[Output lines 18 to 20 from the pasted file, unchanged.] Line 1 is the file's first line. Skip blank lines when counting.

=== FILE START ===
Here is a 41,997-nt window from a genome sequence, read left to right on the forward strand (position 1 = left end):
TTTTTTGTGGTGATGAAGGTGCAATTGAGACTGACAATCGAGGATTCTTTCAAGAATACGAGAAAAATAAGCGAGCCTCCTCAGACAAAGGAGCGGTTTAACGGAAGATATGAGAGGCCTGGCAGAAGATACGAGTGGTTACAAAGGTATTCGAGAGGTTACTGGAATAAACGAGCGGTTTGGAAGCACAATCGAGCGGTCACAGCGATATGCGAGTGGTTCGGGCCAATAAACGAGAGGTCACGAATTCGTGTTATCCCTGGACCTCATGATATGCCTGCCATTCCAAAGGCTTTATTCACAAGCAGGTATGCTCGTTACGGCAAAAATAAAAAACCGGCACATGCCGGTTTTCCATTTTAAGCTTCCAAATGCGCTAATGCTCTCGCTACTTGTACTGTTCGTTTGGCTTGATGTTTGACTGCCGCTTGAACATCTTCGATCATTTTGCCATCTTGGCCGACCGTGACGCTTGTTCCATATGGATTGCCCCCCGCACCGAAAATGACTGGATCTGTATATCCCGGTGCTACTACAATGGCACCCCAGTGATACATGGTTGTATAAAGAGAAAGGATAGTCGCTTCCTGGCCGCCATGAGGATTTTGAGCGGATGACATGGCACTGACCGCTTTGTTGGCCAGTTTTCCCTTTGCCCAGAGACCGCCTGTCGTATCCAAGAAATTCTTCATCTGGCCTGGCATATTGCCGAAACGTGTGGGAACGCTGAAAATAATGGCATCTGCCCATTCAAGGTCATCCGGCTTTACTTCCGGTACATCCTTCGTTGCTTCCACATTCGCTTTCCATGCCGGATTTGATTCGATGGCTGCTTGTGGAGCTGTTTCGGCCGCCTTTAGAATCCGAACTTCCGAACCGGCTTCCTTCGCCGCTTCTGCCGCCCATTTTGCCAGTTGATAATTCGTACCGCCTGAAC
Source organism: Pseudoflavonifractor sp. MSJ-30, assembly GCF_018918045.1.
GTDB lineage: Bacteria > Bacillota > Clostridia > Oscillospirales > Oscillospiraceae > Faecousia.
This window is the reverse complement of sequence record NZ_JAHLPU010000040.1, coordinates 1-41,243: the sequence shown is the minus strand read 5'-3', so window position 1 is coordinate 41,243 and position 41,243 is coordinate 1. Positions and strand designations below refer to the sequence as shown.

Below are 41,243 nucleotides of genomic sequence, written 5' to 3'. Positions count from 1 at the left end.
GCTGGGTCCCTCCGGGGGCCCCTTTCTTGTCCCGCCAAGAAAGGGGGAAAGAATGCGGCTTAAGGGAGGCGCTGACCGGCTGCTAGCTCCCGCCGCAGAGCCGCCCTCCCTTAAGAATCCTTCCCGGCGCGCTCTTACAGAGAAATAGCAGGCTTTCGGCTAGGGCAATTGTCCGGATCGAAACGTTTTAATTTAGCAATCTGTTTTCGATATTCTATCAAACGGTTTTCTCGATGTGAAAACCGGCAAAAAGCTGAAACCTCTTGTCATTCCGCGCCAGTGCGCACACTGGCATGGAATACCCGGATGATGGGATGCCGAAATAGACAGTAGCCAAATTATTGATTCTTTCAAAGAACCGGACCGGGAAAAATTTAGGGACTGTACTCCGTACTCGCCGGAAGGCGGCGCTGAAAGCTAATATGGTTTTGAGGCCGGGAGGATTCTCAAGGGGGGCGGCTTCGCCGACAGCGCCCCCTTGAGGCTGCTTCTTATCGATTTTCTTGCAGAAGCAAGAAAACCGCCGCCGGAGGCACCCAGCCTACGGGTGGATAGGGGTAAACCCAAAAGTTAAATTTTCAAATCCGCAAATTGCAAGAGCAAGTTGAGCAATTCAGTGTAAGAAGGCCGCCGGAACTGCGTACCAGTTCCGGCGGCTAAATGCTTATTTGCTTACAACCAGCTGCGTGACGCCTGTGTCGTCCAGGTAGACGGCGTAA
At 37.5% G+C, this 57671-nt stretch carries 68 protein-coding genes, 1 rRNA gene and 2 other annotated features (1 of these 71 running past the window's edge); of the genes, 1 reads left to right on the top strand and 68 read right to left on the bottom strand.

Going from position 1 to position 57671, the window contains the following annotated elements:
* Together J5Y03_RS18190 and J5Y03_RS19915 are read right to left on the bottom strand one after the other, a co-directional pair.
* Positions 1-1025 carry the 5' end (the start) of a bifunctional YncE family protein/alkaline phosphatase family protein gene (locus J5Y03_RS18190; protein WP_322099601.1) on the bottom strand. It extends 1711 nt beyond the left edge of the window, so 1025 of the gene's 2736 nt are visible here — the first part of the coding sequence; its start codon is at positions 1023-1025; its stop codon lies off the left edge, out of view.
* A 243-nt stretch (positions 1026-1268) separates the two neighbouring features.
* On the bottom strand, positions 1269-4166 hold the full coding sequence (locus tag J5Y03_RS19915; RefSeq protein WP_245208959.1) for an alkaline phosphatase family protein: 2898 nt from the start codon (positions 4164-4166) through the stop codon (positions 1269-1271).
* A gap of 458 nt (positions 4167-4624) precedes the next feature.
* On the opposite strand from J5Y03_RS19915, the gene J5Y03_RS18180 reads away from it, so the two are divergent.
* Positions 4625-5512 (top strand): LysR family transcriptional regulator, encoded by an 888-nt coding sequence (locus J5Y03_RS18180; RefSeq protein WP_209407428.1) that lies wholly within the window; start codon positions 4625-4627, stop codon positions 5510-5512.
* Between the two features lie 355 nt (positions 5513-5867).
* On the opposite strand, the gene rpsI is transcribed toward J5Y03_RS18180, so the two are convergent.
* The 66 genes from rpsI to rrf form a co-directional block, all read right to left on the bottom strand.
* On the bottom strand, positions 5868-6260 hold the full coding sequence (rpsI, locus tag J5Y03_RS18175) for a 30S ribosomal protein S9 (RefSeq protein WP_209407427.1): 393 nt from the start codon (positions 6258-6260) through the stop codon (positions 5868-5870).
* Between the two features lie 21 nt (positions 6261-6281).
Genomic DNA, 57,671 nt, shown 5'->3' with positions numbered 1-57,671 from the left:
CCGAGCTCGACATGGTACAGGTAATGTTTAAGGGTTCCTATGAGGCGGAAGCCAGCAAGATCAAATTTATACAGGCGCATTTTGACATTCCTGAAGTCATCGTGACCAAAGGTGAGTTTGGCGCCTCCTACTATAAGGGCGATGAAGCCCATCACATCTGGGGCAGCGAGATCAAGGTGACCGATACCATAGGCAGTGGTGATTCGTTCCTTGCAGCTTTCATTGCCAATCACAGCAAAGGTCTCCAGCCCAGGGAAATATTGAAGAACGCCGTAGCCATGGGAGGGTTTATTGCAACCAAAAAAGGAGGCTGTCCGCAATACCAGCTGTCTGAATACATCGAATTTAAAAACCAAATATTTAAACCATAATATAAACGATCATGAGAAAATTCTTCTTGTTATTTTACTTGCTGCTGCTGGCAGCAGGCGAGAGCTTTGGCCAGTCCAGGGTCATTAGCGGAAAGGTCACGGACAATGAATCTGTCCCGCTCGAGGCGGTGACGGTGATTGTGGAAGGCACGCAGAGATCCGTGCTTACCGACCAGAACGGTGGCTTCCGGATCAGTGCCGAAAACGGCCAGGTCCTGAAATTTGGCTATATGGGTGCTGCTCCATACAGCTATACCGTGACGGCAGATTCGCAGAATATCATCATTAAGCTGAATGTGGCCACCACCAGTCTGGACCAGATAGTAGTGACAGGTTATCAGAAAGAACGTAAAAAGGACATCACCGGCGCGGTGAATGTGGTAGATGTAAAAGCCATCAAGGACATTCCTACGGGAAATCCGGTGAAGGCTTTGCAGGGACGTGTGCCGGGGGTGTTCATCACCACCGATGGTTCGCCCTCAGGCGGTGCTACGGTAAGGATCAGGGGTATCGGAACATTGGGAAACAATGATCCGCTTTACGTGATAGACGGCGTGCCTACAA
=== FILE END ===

* On the opposite strand, the gene rpsI is transcribed toward J5Y03_RS18180, so the two are convergent.
* The 66 genes from rpsI to rrf form a co-directional block, all read right to left on the bottom strand.
* On the bottom strand, positions 5868-6260 hold the full coding sequence (rpsI, locus tag J5Y03_RS18175) for a 30S ribosomal protein S9 (RefSeq protein WP_209407427.1): 393 nt from the start codon (positions 6258-6260) through the stop codon (positions 5868-5870).